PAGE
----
SuperFreakonomics by: Steven D. Levitt and Stephen J. Dubner, is the follow-up to the highly successful Freakonomics, and easily one of the more entertaining books that I have read in a long, long time. I missed the Freakonomics bandwagon when it rolled through town several years ago and I’ve been kicking myself for that after I finished the first few pages of SuperFreakonomics. I will say that I am not an economist, and this is not an econ book that you would find in most collage econ classes (maybe for an extra credit assignment or something). This book is an entertaining, yet harrowing and intense read – it sheds some new light on some of the issues that are facing the world today and gave me a different perspective on things that I thought that I fully understood, yet apparently, I didn’t.
Some random examples of the serious and not so serious variety include:
The book opens with a chapter on Chicago prostitutes working with a pimp is financially more rewarding than a prostitute working alone. Additionally, high-end escorts have less actual sex the higher their rate is. Of course, I’m not a prostitute but I’m all about working less and making more. Other topics that the book covers includes:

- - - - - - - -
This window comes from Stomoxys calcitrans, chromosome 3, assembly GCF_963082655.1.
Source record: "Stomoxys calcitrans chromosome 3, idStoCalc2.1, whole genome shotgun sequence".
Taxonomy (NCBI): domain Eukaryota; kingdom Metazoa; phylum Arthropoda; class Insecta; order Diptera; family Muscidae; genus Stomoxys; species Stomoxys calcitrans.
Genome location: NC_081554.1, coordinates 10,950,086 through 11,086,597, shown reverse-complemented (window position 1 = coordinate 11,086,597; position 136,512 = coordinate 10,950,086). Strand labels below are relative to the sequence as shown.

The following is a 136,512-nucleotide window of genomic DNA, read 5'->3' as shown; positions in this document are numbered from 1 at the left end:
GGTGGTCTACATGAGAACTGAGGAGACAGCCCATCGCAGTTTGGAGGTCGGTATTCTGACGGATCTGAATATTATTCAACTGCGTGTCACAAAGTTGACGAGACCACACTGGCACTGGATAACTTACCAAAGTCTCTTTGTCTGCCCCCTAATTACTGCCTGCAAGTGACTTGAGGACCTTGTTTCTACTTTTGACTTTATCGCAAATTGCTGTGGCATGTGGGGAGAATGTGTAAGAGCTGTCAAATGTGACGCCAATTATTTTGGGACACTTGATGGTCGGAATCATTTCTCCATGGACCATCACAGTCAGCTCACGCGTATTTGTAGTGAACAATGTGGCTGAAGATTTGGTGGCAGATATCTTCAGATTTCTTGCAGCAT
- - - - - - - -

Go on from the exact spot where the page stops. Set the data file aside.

In the last chapter, Capuchin monkeys can be taught to use money, to not only “buy” food, but they will also pay a premium for food that they like more. In a bit of an unexpected turn, the last chapter circles back around to the first – with the first documented case of monkey prostitution.
This of course, is only a small glimpse into the book – everything mentioned above is fully explained in detail in the book. Even if the thought of monkey prostitution creeps you out, give a few chapters a whirl, I don’t think that you’ll be disappointed.
Andrew Money is Epic. Awesome. & Saucy. He is also a Jedi-ninja warrior-poet and occasionally breaks the rules of punctuation. Incidentally, he's living with congestive heart failure. This is his record of the journey through life.
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